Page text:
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Whose text? 

Although Bob Geary and I share a hot-button issue, I cannot agree that simply displaying religious texts in public-school classrooms benefits "the study of religion" "Front Porch," April 26].

The Ten Commandments are "lessons from the Torah," so Geary's exhortation to hang them alongside lessons from the Torah is redundant. But it does bring up some core issues, namely how shared texts would be claimed, how religious texts of any origin would be selected, translated and/or abridged, and how they would be explained.

When a teacher is asked why Roman numerals appear next to the words of the Ten Commandments, will she know that the Roman Empire criminalized Torah study on penalty of death, which makes the placement of Roman numerals with any Jewish text about as respectful as using Nazi swastikas? Will she know that Hebrew letters also function as numerals, so their placement next to the Commandments would at least be more culturally appropriate?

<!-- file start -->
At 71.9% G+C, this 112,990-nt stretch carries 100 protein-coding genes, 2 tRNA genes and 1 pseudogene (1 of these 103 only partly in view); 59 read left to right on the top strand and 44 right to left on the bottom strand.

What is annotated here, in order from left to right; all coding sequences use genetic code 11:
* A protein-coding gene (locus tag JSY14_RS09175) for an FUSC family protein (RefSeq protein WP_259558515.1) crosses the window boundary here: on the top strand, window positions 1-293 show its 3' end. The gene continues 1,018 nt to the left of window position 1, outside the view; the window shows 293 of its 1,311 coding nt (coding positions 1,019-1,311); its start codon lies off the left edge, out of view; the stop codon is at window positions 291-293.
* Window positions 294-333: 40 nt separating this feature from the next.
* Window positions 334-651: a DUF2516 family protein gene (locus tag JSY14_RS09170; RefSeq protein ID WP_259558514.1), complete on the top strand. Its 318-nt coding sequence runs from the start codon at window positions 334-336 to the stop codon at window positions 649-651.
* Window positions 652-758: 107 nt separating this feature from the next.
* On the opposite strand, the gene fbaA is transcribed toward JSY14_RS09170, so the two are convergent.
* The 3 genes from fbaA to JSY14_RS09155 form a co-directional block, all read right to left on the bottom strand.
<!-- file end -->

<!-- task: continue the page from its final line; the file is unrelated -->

More to the point, why should she be required to know any of these things? It's not her job to teach the nuances of religious history or to enforce boundaries between the study and the practice of religion (boundaries that are, for many religious people, somewhat less than relevant). Such instruction belongs in religious schools, not public schools, unless religion is the subject specifically being studied.

Geary declares that Americans don't have the right to impose their religious tenets on everyone else's kids, but the display of sacred texts in public-school classrooms, whether the intent is to impart moral decency or to enhance the "study" of religion, does just that. It imposes someone's religious views--or, more accurately, what someone has decided is the least common denominator of a particular religious view--directly into the line of sight of schoolchildren, some of whom might belong to a different religion or to no religion at all.

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